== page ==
Letter to Editor

Responsive and Targeted Drug Delivery Strategies: Success is Far Behind

A K Bajpai*
Department of Pharmacology, Government Autonomous Science College, India

*Corresponding author: A K Bajpai, Department of Pharmacology, Government Autonomous Science College, India

Published: 16 Feb, 2017
Cite this article as: Bajpai AK. Responsive and Targeted Drug Delivery Strategies: Success is Far Behind. Ann Pharmacol Pharm. 2017; 2(5): 1031.

Letter to Editor

The emergence of newer and novel methods of chemical synthesis has provided a new dimension to the existing scenario of pharmacy and medicine. Exploration of new materials with multifunctional properties and performance of small and macro sizes has opened up a new world of research where chemical, pharmaceutical and material sciences have overlapped significantly to design tailor made entities of pharmacological and pharmaceutical importance. In spite of ever seen large number of publications, monographs and patents in medicine and pharmacy, still there are some avenues that need a rigorous innovation and investigations for doing something much better to mankind. In recent times two areas of research have stimulated chemists and pharmacists worldwide, one is responsive drug delivery and the second one is targeted drug delivery. Whereas the former one pertains to the phenomenon of producing a desired and larger change in drug delivery process, the later one is aimed at triggering the drug to a desired target only without disturbing the normal life-style of the patients. Although a long journey of pharmaceutical research has been made in recent decades in the areas of drug delivery systems and technology, yet designing a drug that could respond and target with extreme precision is still a dream.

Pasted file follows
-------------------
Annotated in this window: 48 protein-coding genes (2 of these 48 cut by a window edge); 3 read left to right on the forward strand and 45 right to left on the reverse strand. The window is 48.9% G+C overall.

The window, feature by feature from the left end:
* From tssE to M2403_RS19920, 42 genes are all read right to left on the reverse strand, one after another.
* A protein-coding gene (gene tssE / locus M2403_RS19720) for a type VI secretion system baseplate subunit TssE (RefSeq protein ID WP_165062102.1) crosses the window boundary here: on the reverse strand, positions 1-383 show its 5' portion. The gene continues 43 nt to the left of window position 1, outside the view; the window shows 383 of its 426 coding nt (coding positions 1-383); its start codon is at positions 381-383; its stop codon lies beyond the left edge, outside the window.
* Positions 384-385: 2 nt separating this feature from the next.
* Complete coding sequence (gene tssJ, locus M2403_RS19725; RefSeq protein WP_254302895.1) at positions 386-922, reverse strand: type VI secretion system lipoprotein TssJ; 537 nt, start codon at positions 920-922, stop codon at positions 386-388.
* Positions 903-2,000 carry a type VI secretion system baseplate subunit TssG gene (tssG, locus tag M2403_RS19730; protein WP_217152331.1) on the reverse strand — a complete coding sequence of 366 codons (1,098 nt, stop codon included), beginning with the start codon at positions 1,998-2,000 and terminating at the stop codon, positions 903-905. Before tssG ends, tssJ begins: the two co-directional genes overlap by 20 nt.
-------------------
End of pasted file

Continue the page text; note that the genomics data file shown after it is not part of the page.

Till date another significant areas of research that have penetrated into each and every laboratory is nano-science and nanotechnology that have revolutionized the whole domains of pharmacy and medicine. Designing small but versatile nanomaterials like nanoparticles, core-shell nanoparticles, dual responsive nanocarriers, nano-capsules, nanotubes, nano-wires, nano-powders and many more nanostructure assemblies have emerged as excellent options to load, carry and deliver drug and other bioactive molecules (or macromolecules) to a targeted site with optimum efficacy and patients comfort. Not limiting to a particular disease, the nanomaterials science provide endless strategies to fabricate a drug delivery system which could efficiently deliver drugs desirably in terms of dose and location. Whereas making utilization of pH changes along the gastrointestinal tract enable one to design an oral drug delivery formulation for insulin, the measurable difference in temperature and pH between the normal and cancerous cells make it feasible to design nanocarriers like polymersomes that may selectively and specifically target the diseased site sparing normal tissues as much as possible. Another dimension to this kind of targeted drug delivery has been added by synthesis of new and newer type of super-paramegnetic nanomaterials which have already shown promise to carry chemotherapeutic drugs to the tumor sites by simply applying an external magnetic field that dictates the drug molecules to get released in the vicinity of the tumor only and nowhere else.
Apart from these fascinating aspects of drug delivery technologies and systems, there are certain issues that need be paid careful attention. The complex biochemical and physiological profiles of human body, cytotoxicity of the materials, insufficient modeling of the drug release data, mismatching of in vitro and in vivo situations, economical viability, lack of experimentation facilities for in vivo studies, stringent governmental regulations etc. take the things a little bit away from the reality and success. Thus, addressing these and many more such issues is mandatory to bring the research from lab to land.